Author Affiliations: Department of Ophthalmology, School of Medicine, Dankook University, Cheonan, South Korea (Dr Kyung); Massachusetts Eye and Ear Infirmary, Boston (Dr Yoon); and Departments of Ophthalmology, Neurology, and Physiology, University of California, San Francisco (Drs Crawford and Horton).
Biopsy of the superficial temporal artery provides vital confirmation of the diagnosis of giant cell arteritis. The vessel splits into 2 main branches: frontal and parietal. It is unknown which branch is most likely to yield a positive biopsy finding or, indeed, whether arteritis is ever confined to a single branch.
A 69-year-old woman had a 5-week history of neck stiffness and malaise. The erythrocyte sedimentation rate was 55 mm/h. A 30-mm segment of the parietal branch of the left superficial temporal artery was harvested. It was processed with hematoxylin-eosin stain and an elastic Van Gieson stain. A total of 108 sections were examined at 36 different levels. None showed evidence of arteritis (Figure 1). Two days later, a 30-mm section of the frontal branch of the left superficial temporal artery was biopsied. Every section showed extensive granulomatous inflammation (Figure 2). The patient was treated with prednisone and her symptoms resolved.
Figure 1. Patient showing biopsy sites from the parietal and frontal branches of the left superficial temporal artery (A), and representative sections, spaced evenly from 9 different levels of the parietal branch of the left superficial temporal artery, showing no evidence of arteritis (hematoxylin-eosin, original magnification ×12) (B).
Figure 2. Representative sections from the frontal branch of the left superficial temporal artery, all showing granulomatous arteritis and mural thickening (hematoxylin-eosin, original magnification ×12).
It is crucial to obtain a biopsy specimen of adequate length to avoid the problem of “skip areas” in the superficial temporal artery. It is also important to examine the specimen thoroughly by reviewing sections cut at many levels because inflammation can be confined to just a few portions of the artery. Otherwise, there is risk of a false-negative biopsy result.1,2 We describe an extreme example of a skip area: a parietal branch completely free of inflammation in a patient with extensive arteritis of the frontal branch. To our knowledge, no prior report has compared pathological findings in the 2 branches of the superficial temporal artery. In fact, surgeons usually fail to specify which branch was biopsied when they submit specimens, and no histological data exist regarding which branch is more likely to demonstrate arteritis.
Recently, it was suggested that the parietal branch, rather than the frontal branch, should be biopsied in patients with suspected temporal arteritis.3 This approach eliminates the remote risk of facial nerve injury and usually hides the scar behind the hairline. However, this recommendation was predicated on the assumption that the prevalence of arteritis is equal in the parietal and frontal branches. We now show that selective involvement of a single vessel branch can occur in temporal arteritis.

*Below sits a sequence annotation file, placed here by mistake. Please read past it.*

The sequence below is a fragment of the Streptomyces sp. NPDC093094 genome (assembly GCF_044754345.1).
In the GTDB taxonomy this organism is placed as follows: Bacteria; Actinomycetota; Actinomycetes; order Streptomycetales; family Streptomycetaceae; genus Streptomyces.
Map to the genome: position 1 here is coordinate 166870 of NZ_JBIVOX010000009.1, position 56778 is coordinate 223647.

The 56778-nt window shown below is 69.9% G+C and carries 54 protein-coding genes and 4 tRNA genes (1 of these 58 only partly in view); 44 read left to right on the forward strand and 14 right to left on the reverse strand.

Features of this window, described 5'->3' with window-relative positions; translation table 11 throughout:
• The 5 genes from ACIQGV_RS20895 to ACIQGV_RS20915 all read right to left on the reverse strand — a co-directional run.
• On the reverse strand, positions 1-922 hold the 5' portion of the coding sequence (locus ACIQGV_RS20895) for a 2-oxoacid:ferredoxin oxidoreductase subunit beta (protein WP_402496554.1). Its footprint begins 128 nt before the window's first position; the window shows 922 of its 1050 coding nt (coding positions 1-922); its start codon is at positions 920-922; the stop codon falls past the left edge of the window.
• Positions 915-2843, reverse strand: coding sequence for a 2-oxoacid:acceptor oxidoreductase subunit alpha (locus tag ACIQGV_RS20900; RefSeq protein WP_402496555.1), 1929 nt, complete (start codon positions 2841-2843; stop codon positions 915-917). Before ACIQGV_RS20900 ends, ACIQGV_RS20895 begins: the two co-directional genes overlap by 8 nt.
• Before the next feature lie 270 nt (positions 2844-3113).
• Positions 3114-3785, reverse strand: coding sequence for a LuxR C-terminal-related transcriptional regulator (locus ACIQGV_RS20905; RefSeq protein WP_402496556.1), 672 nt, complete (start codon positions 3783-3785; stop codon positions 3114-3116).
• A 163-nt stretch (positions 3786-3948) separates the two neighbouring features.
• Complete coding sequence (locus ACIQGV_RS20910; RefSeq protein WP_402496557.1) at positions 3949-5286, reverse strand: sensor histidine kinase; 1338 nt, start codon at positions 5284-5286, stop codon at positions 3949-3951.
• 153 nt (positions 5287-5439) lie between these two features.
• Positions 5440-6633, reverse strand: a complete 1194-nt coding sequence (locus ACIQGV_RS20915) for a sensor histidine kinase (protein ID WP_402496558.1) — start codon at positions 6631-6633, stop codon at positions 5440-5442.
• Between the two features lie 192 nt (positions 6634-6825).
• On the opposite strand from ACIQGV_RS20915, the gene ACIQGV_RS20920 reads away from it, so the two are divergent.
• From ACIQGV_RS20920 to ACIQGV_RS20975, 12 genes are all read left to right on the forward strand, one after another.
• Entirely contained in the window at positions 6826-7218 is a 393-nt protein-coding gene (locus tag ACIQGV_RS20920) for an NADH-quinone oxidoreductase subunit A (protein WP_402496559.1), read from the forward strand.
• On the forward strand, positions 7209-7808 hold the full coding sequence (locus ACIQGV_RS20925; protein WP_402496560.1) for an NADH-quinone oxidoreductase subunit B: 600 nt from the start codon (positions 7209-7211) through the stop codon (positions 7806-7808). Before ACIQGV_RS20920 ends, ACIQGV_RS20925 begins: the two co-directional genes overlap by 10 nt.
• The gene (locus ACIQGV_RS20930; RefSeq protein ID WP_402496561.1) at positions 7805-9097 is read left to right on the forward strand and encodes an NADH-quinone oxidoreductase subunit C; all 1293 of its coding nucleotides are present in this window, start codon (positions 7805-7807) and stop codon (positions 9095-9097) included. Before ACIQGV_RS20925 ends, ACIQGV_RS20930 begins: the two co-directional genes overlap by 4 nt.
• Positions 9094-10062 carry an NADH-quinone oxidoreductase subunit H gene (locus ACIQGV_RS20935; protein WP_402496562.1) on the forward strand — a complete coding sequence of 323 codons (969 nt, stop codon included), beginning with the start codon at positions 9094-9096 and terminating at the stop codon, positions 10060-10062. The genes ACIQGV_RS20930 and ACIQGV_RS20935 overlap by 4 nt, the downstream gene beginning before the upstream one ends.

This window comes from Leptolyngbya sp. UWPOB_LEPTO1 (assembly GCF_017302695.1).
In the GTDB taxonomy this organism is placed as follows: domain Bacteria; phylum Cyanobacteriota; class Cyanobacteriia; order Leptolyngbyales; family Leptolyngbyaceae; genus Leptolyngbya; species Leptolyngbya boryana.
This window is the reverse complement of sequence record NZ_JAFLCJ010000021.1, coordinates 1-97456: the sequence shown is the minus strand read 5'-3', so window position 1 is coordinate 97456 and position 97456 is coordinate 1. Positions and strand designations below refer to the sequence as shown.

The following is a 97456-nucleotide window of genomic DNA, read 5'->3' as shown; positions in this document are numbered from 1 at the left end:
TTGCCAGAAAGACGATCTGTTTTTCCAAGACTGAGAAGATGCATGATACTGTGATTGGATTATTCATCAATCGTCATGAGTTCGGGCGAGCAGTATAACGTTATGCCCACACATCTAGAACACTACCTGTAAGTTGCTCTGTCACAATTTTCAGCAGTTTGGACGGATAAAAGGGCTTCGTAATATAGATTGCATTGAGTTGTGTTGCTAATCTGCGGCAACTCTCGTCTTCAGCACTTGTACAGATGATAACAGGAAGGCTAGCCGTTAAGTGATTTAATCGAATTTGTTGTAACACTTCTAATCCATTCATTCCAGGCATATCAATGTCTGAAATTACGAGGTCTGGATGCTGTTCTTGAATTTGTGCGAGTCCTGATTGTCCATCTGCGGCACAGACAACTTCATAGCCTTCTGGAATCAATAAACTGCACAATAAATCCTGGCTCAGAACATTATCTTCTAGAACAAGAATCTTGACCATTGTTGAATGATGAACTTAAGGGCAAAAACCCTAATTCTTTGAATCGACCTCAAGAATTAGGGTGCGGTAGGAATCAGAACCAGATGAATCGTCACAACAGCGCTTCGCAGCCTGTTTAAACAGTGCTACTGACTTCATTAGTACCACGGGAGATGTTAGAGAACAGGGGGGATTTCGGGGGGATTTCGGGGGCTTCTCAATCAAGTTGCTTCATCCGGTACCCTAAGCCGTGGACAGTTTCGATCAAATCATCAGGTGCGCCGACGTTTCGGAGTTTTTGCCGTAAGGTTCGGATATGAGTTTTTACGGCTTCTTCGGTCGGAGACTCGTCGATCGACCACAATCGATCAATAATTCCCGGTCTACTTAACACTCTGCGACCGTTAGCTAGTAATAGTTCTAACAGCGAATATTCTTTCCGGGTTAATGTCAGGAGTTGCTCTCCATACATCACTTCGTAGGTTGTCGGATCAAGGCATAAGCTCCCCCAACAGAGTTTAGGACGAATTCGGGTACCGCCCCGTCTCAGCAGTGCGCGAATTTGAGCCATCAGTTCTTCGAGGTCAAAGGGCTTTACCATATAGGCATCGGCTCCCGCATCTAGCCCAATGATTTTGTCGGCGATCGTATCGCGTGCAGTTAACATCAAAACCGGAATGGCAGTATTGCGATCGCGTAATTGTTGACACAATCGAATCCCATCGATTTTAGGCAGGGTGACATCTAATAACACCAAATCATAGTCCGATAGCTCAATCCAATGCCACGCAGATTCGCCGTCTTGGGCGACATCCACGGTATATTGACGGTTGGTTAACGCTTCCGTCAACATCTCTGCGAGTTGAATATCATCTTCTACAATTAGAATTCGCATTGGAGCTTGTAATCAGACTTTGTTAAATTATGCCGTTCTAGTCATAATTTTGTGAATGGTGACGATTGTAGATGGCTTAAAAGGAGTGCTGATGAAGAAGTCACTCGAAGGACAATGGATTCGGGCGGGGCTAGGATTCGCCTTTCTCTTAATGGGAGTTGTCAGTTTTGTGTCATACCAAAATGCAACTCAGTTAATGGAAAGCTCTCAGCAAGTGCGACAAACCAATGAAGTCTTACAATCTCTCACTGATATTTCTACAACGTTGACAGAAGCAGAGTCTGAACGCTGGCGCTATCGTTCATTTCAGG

Magnetic resonance imaging has been used to compare the involvement of the parietal vs frontal branch in temporal arteritis. In 21 patients with suspected giant cell arteritis, involvement was rated by noting the amount of mural thickening and gadolinium enhancement of the vessel and perivascular tissue.4 On the left side, abnormalities were present in 14 patients in the frontal branch and in 6 patients in the parietal branch. On the right side, involvement was noted in 11 patients in each branch. These data hint that arteritis may be more prevalent in the frontal branch than the parietal branch. Notably, in the majority of patients who had imaging signs of temporal arteritis, abnormalities were present in one branch but not the other, at least on one side. Although neuroimaging is not equivalent to the gold standard of histopathological analysis, this result suggests that selective involvement of a single branch of the superficial temporal artery is not rare.
Bilateral temporal artery biopsy is sometimes performed to improve the chance of obtaining a positive result, especially if systemic symptoms are present. However, only a handful of patients will have a negative biopsy finding on one side and a positive biopsy finding on the other side.5,6 If a second biopsy is contemplated, it may be more fruitful to sample the other branch of the artery on the same side rather than the same branch on the other side. In the future, surgeons should record whether they have biopsied the frontal or parietal branch so that data can be gathered to determine which branch is inflamed most frequently. This information may increase the diagnostic yield of temporal artery biopsy.
Correspondence: Dr Horton, Beckman Vision Center, University of California, San Francisco, 10 Koret Way, San Francisco, CA 94143 (email@example.com).
Financial Disclosure: None reported.
Funding/Support: This work was supported by grants EY10217 (Dr Horton) and EY02162 (Beckman Vision Center) from the National Eye Institute and by Research to Prevent Blindness.
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